·         Prices in the housing market – rents and house prices – are too high and rising partly because the housing market produces far too few homes.

·         If developers were freed up to match their supply to housing demand, for example by scrapping planning restrictions, this would cause prices and rents to fall.

·         Over the long term, this is the only way to make housing more affordable.

This misses out lots of the detail, but I think it’s the core assumption of a lot of people. So why do I think it is wrong? I think you’ve got to start with the fundamentals of the housing market.

The key point is that prices and rents in the housing market are not set by newly built homes (unlike in lots of other markets, where the supply and demand for new products sets the price). Prices are set by trading within the secondary market.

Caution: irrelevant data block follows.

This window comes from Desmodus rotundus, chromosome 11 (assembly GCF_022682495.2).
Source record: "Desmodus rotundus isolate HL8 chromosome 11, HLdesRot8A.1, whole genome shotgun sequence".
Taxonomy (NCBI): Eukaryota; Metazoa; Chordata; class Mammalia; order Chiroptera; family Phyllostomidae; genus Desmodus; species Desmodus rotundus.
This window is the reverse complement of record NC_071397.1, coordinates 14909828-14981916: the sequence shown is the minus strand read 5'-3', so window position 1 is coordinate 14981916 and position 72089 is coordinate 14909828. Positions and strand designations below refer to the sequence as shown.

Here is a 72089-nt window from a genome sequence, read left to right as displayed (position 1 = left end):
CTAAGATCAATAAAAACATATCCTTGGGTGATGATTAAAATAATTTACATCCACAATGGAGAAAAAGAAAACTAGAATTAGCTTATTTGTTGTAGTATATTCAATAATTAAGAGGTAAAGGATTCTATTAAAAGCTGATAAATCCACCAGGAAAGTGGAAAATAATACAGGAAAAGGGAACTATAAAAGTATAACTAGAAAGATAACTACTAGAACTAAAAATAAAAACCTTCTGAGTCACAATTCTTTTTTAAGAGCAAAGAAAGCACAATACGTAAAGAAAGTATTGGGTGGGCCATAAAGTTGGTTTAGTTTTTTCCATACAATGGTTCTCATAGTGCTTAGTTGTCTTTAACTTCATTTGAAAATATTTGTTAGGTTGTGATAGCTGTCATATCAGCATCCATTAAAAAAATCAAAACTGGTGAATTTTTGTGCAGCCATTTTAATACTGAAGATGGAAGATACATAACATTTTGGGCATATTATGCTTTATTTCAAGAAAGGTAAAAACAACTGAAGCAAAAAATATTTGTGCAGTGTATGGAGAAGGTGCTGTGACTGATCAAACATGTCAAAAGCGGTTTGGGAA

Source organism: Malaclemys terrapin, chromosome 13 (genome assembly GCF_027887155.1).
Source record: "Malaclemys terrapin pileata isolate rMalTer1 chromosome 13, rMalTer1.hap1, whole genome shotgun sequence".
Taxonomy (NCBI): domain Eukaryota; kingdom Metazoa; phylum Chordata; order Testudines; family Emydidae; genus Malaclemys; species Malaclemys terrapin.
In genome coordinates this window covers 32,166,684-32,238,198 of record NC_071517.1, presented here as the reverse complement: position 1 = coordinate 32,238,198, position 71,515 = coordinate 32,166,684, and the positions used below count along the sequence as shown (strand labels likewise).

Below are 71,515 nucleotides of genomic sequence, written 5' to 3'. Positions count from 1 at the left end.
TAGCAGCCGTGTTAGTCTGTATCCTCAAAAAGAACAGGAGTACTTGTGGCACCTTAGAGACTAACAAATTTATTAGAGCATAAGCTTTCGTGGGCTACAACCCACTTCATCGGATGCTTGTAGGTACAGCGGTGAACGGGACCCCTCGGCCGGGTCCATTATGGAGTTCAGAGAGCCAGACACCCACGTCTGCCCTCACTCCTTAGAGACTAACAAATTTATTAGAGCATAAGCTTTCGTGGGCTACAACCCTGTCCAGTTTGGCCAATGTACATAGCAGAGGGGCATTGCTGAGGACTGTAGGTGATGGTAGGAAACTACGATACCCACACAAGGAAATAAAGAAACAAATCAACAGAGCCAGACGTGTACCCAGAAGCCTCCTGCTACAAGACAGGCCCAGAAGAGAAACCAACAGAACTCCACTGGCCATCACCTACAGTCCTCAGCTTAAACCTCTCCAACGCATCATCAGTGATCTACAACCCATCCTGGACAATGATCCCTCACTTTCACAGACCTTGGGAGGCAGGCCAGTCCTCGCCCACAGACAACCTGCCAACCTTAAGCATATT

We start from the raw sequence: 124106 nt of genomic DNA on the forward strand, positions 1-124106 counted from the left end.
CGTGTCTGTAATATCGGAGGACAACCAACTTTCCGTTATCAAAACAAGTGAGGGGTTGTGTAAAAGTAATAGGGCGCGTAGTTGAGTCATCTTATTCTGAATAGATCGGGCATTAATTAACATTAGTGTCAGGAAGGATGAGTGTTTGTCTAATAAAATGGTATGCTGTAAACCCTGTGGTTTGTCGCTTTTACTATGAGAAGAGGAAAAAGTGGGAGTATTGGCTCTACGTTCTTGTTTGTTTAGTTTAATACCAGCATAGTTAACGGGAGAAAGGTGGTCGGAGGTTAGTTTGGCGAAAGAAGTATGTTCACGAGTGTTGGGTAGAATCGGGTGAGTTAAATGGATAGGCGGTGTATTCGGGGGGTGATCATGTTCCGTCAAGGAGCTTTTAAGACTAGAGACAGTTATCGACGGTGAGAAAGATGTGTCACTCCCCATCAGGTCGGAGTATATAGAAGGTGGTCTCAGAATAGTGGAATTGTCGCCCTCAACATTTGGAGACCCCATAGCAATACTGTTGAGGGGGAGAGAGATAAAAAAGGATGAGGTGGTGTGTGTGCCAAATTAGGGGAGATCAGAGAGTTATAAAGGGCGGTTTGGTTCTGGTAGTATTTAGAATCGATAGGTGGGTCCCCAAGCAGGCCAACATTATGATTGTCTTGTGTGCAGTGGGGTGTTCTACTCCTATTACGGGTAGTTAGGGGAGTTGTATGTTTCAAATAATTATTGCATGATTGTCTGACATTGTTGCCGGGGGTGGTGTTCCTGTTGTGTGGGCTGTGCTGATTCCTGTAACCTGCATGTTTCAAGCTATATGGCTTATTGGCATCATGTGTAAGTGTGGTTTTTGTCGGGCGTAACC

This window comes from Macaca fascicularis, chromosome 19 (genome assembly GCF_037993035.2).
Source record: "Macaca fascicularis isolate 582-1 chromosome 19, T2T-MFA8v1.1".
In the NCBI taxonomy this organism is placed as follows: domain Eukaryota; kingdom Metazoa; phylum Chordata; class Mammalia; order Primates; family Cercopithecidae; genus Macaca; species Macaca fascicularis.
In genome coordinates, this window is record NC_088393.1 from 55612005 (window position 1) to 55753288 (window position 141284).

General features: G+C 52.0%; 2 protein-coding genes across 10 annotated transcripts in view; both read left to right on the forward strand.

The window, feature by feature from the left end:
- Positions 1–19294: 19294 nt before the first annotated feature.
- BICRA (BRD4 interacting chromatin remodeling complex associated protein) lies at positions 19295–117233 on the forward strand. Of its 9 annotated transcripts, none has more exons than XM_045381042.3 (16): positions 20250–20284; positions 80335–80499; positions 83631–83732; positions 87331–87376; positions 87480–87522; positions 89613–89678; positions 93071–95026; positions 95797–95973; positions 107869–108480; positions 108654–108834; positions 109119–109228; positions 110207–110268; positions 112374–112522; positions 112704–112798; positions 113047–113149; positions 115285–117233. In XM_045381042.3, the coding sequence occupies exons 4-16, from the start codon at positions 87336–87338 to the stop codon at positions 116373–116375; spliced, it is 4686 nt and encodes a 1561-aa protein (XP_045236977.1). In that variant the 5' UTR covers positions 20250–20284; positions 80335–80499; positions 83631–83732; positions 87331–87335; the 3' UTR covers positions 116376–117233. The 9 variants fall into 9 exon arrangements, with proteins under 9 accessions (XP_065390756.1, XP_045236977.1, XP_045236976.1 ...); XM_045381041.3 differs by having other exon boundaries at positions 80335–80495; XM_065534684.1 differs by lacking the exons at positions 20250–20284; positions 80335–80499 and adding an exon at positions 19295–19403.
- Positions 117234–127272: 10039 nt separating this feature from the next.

What this means in plain English is that the price of a new house is determined by how much people are paying for old (secondary) houses in that local area. New build homes do not set prices.

There are around 1m property transactions in England per year, of which perhaps 120,000 are for new build market sale homes (roughly, based on new build figures minus rented homes). At just over 10 per cent of the market, the new builds will not set the price: instead, they’ll be marketed at values which reflect their local second hand market.